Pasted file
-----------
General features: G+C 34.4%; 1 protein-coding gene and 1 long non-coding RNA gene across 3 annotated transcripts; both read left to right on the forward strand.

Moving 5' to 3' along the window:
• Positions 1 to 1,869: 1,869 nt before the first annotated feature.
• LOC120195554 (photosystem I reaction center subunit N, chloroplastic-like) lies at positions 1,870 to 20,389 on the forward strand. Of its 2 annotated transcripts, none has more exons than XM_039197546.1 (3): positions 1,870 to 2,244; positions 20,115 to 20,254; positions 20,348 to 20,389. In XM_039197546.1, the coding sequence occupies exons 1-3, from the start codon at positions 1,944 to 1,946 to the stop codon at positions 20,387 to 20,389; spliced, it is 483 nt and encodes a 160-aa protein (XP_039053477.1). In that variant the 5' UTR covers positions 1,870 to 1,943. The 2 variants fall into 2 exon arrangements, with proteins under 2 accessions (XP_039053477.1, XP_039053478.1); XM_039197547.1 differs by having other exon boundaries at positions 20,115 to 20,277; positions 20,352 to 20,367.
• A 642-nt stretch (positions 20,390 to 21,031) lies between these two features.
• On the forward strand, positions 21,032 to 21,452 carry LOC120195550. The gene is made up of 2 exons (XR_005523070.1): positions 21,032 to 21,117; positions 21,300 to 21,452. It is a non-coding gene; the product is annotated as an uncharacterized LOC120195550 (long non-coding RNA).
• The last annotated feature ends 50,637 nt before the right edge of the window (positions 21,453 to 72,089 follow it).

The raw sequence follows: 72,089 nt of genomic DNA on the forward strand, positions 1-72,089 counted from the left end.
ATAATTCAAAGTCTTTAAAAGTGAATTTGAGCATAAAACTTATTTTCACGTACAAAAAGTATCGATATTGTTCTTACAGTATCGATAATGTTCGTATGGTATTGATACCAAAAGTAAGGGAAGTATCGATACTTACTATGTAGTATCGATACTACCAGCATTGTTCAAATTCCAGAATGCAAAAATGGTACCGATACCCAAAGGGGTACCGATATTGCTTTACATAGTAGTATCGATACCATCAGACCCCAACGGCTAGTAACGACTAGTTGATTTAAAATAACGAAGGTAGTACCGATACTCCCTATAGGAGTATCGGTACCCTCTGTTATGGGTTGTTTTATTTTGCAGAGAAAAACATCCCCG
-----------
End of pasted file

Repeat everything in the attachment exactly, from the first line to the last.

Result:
General features: G+C 34.4%; 1 protein-coding gene and 1 long non-coding RNA gene across 3 annotated transcripts; both read left to right on the forward strand.

Moving 5' to 3' along the window:
• Positions 1 to 1,869: 1,869 nt before the first annotated feature.
• LOC120195554 (photosystem I reaction center subunit N, chloroplastic-like) lies at positions 1,870 to 20,389 on the forward strand. Of its 2 annotated transcripts, none has more exons than XM_039197546.1 (3): positions 1,870 to 2,244; positions 20,115 to 20,254; positions 20,348 to 20,389. In XM_039197546.1, the coding sequence occupies exons 1-3, from the start codon at positions 1,944 to 1,946 to the stop codon at positions 20,387 to 20,389; spliced, it is 483 nt and encodes a 160-aa protein (XP_039053477.1). In that variant the 5' UTR covers positions 1,870 to 1,943. The 2 variants fall into 2 exon arrangements, with proteins under 2 accessions (XP_039053477.1, XP_039053478.1); XM_039197547.1 differs by having other exon boundaries at positions 20,115 to 20,277; positions 20,352 to 20,367.
• A 642-nt stretch (positions 20,390 to 21,031) lies between these two features.
• On the forward strand, positions 21,032 to 21,452 carry LOC120195550. The gene is made up of 2 exons (XR_005523070.1): positions 21,032 to 21,117; positions 21,300 to 21,452. It is a non-coding gene; the product is annotated as an uncharacterized LOC120195550 (long non-coding RNA).
• The last annotated feature ends 50,637 nt before the right edge of the window (positions 21,453 to 72,089 follow it).

The raw sequence follows: 72,089 nt of genomic DNA on the forward strand, positions 1-72,089 counted from the left end.
ATAATTCAAAGTCTTTAAAAGTGAATTTGAGCATAAAACTTATTTTCACGTACAAAAAGTATCGATATTGTTCTTACAGTATCGATAATGTTCGTATGGTATTGATACCAAAAGTAAGGGAAGTATCGATACTTACTATGTAGTATCGATACTACCAGCATTGTTCAAATTCCAGAATGCAAAAATGGTACCGATACCCAAAGGGGTACCGATATTGCTTTACATAGTAGTATCGATACCATCAGACCCCAACGGCTAGTAACGACTAGTTGATTTAAAATAACGAAGGTAGTACCGATACTCCCTATAGGAGTATCGGTACCCTCTGTTATGGGTTGTTTTATTTTGCAGAGAAAAACATCCCCG